Author(s): Angaji M, Gelskey S, NogueiraFilho G, Brothwell D
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Abstract BACKGROUND: The aim of this study is to systematically review the evidence of the efficacy of adjunctive antibiotic therapy to periodontal therapy in smokers with periodontitis. METHODS: A search was conducted for randomized clinical trials (RCTs) with durations ≥6 months that compared periodontal therapy with and without adjunctive antibiotics for the treatment of periodontitis in smokers. Data sources primarily included PubMed with MeSH terms and free text as well as EMBASE, SCOPUS, and the Cochrane Central Register of Controlled Clinical Trials. In addition, a hand search of selected periodontal journals, bibliographies, and review articles was conducted. Independent reviewers were assigned to make independent searches and quality assessments (MA and DB) of the included studies, and disagreements were resolved by discussion. RESULTS: Five RCTs were selected for quantitative and qualitative assessments. Little evidence was found that supported the use of antibiotic therapy in conjunction with surgical periodontal therapy in smokers. With respect to non-surgical therapy, consistent improvements in clinical attachment level (CAL) gain and probing depth (PD) reduction was reported after the use of a 250-mg azithromycin tablet in one study. Adjunctive doxycycline gel and minocycline microspheres statistically improved CAL gain (in one RCT) and PD reduction (in one RCT), respectively. However, the risk of bias in all studies was estimated as high. Also, inadequate and inconsistent data precluded performing meta-analyses. CONCLUSIONS: The present systematic review concludes that the evidence for an additional benefit of adjunctive antibiotic therapy in smokers with chronic periodontitis is insufficient and inconclusive. Additional well-designed RCTs are required to assess the effect of antibiotics in conjunction with periodontal treatments in smokers.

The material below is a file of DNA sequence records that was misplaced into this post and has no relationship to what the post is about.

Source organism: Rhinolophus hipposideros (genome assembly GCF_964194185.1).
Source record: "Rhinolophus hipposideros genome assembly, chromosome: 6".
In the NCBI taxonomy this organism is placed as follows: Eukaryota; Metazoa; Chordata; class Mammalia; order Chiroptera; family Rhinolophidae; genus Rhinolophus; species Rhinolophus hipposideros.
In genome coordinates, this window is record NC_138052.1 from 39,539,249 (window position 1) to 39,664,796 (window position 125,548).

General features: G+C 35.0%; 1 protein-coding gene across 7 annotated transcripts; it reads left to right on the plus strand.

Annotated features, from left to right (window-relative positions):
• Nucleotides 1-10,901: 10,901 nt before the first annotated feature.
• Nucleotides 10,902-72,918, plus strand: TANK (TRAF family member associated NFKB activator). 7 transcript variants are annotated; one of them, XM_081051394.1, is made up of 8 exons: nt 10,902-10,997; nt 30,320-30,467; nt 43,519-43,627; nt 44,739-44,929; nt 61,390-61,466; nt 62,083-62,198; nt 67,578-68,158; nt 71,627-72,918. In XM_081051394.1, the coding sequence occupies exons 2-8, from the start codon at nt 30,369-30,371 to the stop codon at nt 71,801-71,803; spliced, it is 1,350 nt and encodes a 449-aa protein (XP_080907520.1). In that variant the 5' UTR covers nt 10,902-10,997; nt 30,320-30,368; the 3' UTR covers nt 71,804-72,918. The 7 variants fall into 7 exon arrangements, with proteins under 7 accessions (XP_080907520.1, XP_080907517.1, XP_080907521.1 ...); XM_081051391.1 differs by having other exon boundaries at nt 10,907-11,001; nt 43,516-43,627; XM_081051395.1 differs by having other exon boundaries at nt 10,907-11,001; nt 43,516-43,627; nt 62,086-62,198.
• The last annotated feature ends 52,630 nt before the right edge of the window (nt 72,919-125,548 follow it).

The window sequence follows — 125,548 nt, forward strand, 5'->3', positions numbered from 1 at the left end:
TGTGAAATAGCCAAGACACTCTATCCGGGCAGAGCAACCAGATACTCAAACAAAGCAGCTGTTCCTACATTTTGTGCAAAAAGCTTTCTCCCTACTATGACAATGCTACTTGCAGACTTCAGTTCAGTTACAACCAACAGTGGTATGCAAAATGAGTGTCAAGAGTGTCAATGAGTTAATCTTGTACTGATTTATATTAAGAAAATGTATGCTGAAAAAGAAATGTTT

This article was published in J Periodontol
and referenced in Dentistry